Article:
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The Swannanoa Valley Museum & History Center took in an interesting new object this spring –  the jail cell that held prisoners in the basement of City Hall, now the Black Mountain Center for the Arts, located next door to the museum.

The rusted, strap iron cage is divided into two 4-foot by 6-foot cells and stands only 6.5 feet tall. Much of the space inside each cell is taken up by a collapsible bunk. A recent visitor to the museum remarked, “I wouldn’t want to be bad in this town!”

The jail exhibit can be seen, along with the museum’s other exhibits – Black Mountain College, Pathways from the Past, Hands on History, and Jerry Pope’s original artwork of historic downtown.

In 1971, the free-standing, double cell was decommissioned and auctioned off. The winning bidder, Billy Ricketts, purchased the cell to use as a booth in his well-known Black Mountain restaurant, Pepper’s. The cell was never able to be used for that purpose because of its size, weight and configuration, and so it sat in storage until earlier this year when Rickett's son donated it and helped assemble it on the first floor of the museum.

The age of the cell is unknown. However, it was manufactured by Pauly Jail Building Co. of St. Louis, founded in 1856 when the Pauly family, who had been steamboat blacksmiths, saw a need for portable steel cages that could house prisoners in remote areas without large detention facilities. The cell looks very similar to the historic Montgomery County (Texas) Jail which dates to the mid- to late 1800s.

Many of the company’s early records have been lost. But in 1929 the company fulfilled an order for a cell in Asheville. Whether this is the jail now in the museum’s collection is uncertain.

As early as 1910, however, Black Mountain operated a jail in town. On March 19, 1910, The Asheville Citizen reported that officers from Greenville, South Carolina were in Black Mountain looking for a bail jumper. They apprehended him without notifying local law enforcement and locked him up in the “village calaboose.”

Hungry from their journey, the two officers left him in the jail while they went to dinner. When they came back, someone had broken the lock from the outside and their bail jumper was gone. The man remained at large for several weeks before the bail bondsman enlisted the help of a local deputy who was able to apprehend him from the “mountain fastnesses.”

Little else is known about the town jail. In the early part of the 1900s, most small town calabooses were free-standing, one-room structures with a door accessible from the outside.

The next mention of Black Mountain’s jail in local papers also made statewide news. On June 24, 1917, The Charlotte Observer reported, “The national guardsmen on duty guarding tunnels and bridges in the vicinity of Black Mountain stormed the Black Mountain jail early this morning, rescuing three of their comrades … who had been confined in the jail on disorderly conduct … after consuming considerable liquor … (The guardsmen) mount(ed) guard over the entrance while one of their number broke the lock.” Black Mountain officials rearrested the three men later at their camp and took them to the jail in Asheville “for safe keeping.”

Arrests were heavily reported in the local paper and, at least early on, most prisoners were held in the jail in Black Mountain rather than being transferred to Asheville. In May 1921, The Asheville Citizen reported that officers found a 60-gallon moonshine still under a trap door in the house of a local man, who “made a break for the door” and was arrested and held in the jail after taking deputies on a short chase.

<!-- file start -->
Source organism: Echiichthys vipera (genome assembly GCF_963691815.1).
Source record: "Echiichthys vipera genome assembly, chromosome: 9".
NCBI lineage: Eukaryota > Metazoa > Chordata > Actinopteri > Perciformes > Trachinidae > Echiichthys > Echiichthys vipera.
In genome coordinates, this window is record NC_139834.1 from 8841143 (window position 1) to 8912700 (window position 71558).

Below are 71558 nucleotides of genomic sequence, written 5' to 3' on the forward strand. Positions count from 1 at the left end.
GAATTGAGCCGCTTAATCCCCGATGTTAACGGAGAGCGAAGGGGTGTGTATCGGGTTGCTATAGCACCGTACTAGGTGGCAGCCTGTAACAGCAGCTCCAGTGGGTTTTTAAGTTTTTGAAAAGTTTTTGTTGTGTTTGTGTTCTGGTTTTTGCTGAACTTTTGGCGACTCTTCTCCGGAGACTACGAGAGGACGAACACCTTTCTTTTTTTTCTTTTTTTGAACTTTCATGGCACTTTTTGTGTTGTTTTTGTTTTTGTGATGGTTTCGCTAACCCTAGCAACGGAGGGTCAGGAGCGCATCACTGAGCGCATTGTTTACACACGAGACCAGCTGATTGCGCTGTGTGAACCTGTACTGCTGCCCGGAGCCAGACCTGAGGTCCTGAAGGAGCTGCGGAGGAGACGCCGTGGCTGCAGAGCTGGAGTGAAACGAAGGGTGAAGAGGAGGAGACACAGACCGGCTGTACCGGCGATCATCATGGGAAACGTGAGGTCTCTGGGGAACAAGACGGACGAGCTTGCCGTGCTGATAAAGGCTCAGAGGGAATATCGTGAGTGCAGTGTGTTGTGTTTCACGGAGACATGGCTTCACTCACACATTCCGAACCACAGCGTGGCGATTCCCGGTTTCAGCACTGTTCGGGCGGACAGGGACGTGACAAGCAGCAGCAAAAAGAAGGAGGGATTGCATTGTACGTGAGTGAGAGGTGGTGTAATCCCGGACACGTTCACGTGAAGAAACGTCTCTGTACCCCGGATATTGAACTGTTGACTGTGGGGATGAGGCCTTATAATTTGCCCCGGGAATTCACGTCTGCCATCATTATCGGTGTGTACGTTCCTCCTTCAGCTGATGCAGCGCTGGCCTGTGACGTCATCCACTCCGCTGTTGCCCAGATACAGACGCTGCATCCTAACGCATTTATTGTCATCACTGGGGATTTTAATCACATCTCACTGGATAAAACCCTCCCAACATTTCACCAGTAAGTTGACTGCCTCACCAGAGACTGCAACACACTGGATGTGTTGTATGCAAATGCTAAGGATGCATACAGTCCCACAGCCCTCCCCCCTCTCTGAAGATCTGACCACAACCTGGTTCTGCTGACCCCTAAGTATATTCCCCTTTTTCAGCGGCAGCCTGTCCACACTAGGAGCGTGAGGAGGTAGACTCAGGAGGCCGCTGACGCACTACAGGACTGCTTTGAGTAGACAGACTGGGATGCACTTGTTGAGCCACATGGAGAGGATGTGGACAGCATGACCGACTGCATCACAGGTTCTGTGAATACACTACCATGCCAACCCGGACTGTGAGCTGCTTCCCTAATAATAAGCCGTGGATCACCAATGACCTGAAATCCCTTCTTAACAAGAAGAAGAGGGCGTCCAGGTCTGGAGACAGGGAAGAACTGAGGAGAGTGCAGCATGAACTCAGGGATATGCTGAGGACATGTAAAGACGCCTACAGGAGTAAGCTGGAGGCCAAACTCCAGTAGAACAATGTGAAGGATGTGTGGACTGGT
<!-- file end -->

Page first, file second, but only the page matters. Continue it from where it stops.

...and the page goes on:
By 1924, according to fire insurance maps, the jail was part of Town Hall, which was located behind the businesses on Sutton Avenue and Cherry Street.

Within the next three years, the town constructed a new city hall on State Street. The jail was eventually relocated to its basement. Even in the new space, however, the jail had problems with escapees. In 1936, a local man broke open a lock on the prison door to free the two prisoners. He was sentenced to four months working on the county roads.

At some point, prisoners found that they did not need outside help to escape.

The jail "wasn’t bolted to the floor," Jake Robertson, who served as police chief in the late 1960s, remembered in a 2003 interview archived at the museum. "It was just a cage built and set there. If you could get some help, about four men could pick that thing up, and there was clearance enough in the ceiling that you could pick it up, and then of course the prisoners could crawl under it.”

Eventually, though, the deputies “got wise and they got four barrels and set on top of it, (which) made it to where it wouldn’t clear the ceiling,” he said.

The jail cell that Robertson speaks of is certainly the same jail on display at the museum today, though the volunteers who helped relocate the cell, piece by heavy piece, and assemble it in the museum cannot believe that four people could fit in the cell, much less lift it off the ground from the inside.

By the late 1960s, the jail was mostly in use to house homeless people making their way through town who needed a place to stay for the night, or to hold prisoners before transferring them to the Buncombe County jail.

"The Town of Black Mountain wrote the final chapter this week on a ‘home’ for the penniless, often intoxicated ‘knights of the road’ for many years,” The Asheville Times reported in March 1971. The jail was closed instead of renovating the facility to meet state standards, which would have cost $3,000-$4,000.

The museum, open Tuesday–Saturday 10 a.m.– 5 p.m., is at 223 West State St. For more, visit swannanoavalleymuseum.org or call 669-9566.

 

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